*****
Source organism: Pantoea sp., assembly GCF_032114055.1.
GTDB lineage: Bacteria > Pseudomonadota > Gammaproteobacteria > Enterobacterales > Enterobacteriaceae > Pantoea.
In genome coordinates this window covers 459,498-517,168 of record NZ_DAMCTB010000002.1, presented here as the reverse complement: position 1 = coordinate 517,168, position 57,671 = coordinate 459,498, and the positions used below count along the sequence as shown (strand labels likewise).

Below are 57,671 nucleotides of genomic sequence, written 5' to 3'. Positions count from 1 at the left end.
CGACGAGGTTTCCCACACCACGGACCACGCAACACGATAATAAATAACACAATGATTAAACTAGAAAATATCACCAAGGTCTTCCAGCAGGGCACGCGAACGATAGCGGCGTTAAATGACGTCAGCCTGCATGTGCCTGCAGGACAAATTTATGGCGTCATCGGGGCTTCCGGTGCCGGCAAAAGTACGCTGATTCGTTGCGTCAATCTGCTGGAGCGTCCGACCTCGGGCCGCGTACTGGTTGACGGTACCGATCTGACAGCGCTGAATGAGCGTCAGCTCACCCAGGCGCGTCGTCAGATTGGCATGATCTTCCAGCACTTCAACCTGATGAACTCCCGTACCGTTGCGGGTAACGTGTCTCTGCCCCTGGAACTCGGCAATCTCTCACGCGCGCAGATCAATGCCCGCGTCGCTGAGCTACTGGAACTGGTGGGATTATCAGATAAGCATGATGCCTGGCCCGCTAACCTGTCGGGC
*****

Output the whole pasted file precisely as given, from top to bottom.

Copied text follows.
Source organism: Pantoea sp., assembly GCF_032114055.1.
GTDB lineage: Bacteria > Pseudomonadota > Gammaproteobacteria > Enterobacterales > Enterobacteriaceae > Pantoea.
In genome coordinates this window covers 459,498-517,168 of record NZ_DAMCTB010000002.1, presented here as the reverse complement: position 1 = coordinate 517,168, position 57,671 = coordinate 459,498, and the positions used below count along the sequence as shown (strand labels likewise).

Below are 57,671 nucleotides of genomic sequence, written 5' to 3'. Positions count from 1 at the left end.
CGACGAGGTTTCCCACACCACGGACCACGCAACACGATAATAAATAACACAATGATTAAACTAGAAAATATCACCAAGGTCTTCCAGCAGGGCACGCGAACGATAGCGGCGTTAAATGACGTCAGCCTGCATGTGCCTGCAGGACAAATTTATGGCGTCATCGGGGCTTCCGGTGCCGGCAAAAGTACGCTGATTCGTTGCGTCAATCTGCTGGAGCGTCCGACCTCGGGCCGCGTACTGGTTGACGGTACCGATCTGACAGCGCTGAATGAGCGTCAGCTCACCCAGGCGCGTCGTCAGATTGGCATGATCTTCCAGCACTTCAACCTGATGAACTCCCGTACCGTTGCGGGTAACGTGTCTCTGCCCCTGGAACTCGGCAATCTCTCACGCGCGCAGATCAATGCCCGCGTCGCTGAGCTACTGGAACTGGTGGGATTATCAGATAAGCATGATGCCTGGCCCGCTAACCTGTCGGGC